Chapter 8: List: Unleashing Productive Powers and Reciprocal Effects through a Multitude of Policy Instruments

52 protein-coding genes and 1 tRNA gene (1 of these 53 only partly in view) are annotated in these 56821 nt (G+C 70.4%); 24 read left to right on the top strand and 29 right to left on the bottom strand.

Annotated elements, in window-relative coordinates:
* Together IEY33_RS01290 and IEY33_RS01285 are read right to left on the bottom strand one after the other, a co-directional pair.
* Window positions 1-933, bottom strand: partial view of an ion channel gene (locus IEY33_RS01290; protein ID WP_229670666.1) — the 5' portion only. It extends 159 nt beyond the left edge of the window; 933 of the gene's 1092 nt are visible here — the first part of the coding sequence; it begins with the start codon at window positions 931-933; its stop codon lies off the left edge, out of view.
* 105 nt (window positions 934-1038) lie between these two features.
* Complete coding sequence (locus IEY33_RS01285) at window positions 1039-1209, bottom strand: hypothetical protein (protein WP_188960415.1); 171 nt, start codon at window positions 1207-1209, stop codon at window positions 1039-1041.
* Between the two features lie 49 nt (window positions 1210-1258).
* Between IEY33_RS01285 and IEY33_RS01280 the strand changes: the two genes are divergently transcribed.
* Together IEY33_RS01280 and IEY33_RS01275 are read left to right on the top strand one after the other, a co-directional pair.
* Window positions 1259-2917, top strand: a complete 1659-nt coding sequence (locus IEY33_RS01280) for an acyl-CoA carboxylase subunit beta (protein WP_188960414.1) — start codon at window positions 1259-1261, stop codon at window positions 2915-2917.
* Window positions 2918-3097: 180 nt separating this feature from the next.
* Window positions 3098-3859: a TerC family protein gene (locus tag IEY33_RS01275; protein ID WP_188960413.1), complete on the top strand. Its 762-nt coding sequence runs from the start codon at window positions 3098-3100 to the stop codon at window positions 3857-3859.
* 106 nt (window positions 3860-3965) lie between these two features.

8.1 INTRODUCTION I Just as the lineage of the infant-industry argument for trade protection was claimed by the mainstream to have descended from Hamilton's Report, a similar assertion has been made with respect to List's works. 2 Thus, as Bastable put it, 'It is hardly necessary to remark that List's doctrines are a development of those of Hamilton' (1912, p. 126). 'All that is really suggestive and powerful in protectionist theory', he added, 'can be traced back to Hamilton and List' (ibid.). Having attributed the 'infantindustry argument for tariffs' to Hamilton's Report (see section 7.1 above), Haberler went on to argue that the ideas contained therein 'were brought to Germany by Friedrich List. 3 In his celebrated National System of Political Economy he expounds and popularises them with wearisome verbosity and a vast display of historical "illustrations'" (1937, p. 278). Baldwin's similar affirmation of this in his oft-cited (1969) article has already been quoted in section 7.1 above and does not need to be repeated here. 4 Not surprisingly, List's name is sometimes paired with the postwar policy of development that is known as IS (Balassa 1989, pp. 68-9). Just as in the case of Hamilton, the next step in composing this mainstream story of the lineage of the infant-industry argument is to label List as a proponent of solely tariff protection. Bastable thus observed that '[t]he system advocated by List contains the leading ideas that have influenced continental, American, and colonial statesman in adopting the tariff systems'...
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